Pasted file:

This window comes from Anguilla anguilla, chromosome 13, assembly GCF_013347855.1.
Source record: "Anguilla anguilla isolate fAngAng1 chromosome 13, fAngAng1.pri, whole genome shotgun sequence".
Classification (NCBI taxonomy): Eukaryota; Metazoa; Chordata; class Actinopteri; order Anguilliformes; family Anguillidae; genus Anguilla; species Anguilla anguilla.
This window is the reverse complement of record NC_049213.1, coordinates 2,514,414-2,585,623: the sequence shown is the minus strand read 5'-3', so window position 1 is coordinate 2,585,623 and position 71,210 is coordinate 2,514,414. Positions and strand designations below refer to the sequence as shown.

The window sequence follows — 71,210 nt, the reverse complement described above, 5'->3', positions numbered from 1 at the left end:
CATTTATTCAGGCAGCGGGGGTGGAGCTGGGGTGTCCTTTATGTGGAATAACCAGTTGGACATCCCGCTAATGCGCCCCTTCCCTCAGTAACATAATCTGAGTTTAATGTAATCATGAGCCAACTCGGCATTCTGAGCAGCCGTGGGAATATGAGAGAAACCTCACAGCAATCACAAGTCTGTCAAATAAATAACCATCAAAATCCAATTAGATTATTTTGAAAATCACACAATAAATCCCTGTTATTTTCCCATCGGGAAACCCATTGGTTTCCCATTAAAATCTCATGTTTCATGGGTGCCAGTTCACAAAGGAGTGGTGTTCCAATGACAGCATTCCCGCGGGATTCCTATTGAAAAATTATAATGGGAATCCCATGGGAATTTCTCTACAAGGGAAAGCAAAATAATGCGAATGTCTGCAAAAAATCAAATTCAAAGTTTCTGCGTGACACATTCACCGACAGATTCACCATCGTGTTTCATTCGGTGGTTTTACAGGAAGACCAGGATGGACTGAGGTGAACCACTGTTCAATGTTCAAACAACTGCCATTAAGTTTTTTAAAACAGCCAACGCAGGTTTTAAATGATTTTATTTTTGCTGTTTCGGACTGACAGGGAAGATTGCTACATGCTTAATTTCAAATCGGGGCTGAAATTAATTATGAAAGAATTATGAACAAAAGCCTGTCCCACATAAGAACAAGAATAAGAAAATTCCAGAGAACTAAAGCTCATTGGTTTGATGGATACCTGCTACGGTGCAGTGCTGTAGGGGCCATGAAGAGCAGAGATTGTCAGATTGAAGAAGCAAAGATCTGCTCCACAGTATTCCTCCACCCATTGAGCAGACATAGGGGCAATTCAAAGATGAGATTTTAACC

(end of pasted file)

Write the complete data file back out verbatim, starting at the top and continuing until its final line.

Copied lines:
This window comes from Anguilla anguilla, chromosome 13, assembly GCF_013347855.1.
Source record: "Anguilla anguilla isolate fAngAng1 chromosome 13, fAngAng1.pri, whole genome shotgun sequence".
Classification (NCBI taxonomy): Eukaryota; Metazoa; Chordata; class Actinopteri; order Anguilliformes; family Anguillidae; genus Anguilla; species Anguilla anguilla.
This window is the reverse complement of record NC_049213.1, coordinates 2,514,414-2,585,623: the sequence shown is the minus strand read 5'-3', so window position 1 is coordinate 2,585,623 and position 71,210 is coordinate 2,514,414. Positions and strand designations below refer to the sequence as shown.

The window sequence follows — 71,210 nt, the reverse complement described above, 5'->3', positions numbered from 1 at the left end:
CATTTATTCAGGCAGCGGGGGTGGAGCTGGGGTGTCCTTTATGTGGAATAACCAGTTGGACATCCCGCTAATGCGCCCCTTCCCTCAGTAACATAATCTGAGTTTAATGTAATCATGAGCCAACTCGGCATTCTGAGCAGCCGTGGGAATATGAGAGAAACCTCACAGCAATCACAAGTCTGTCAAATAAATAACCATCAAAATCCAATTAGATTATTTTGAAAATCACACAATAAATCCCTGTTATTTTCCCATCGGGAAACCCATTGGTTTCCCATTAAAATCTCATGTTTCATGGGTGCCAGTTCACAAAGGAGTGGTGTTCCAATGACAGCATTCCCGCGGGATTCCTATTGAAAAATTATAATGGGAATCCCATGGGAATTTCTCTACAAGGGAAAGCAAAATAATGCGAATGTCTGCAAAAAATCAAATTCAAAGTTTCTGCGTGACACATTCACCGACAGATTCACCATCGTGTTTCATTCGGTGGTTTTACAGGAAGACCAGGATGGACTGAGGTGAACCACTGTTCAATGTTCAAACAACTGCCATTAAGTTTTTTAAAACAGCCAACGCAGGTTTTAAATGATTTTATTTTTGCTGTTTCGGACTGACAGGGAAGATTGCTACATGCTTAATTTCAAATCGGGGCTGAAATTAATTATGAAAGAATTATGAACAAAAGCCTGTCCCACATAAGAACAAGAATAAGAAAATTCCAGAGAACTAAAGCTCATTGGTTTGATGGATACCTGCTACGGTGCAGTGCTGTAGGGGCCATGAAGAGCAGAGATTGTCAGATTGAAGAAGCAAAGATCTGCTCCACAGTATTCCTCCACCCATTGAGCAGACATAGGGGCAATTCAAAGATGAGATTTTAACC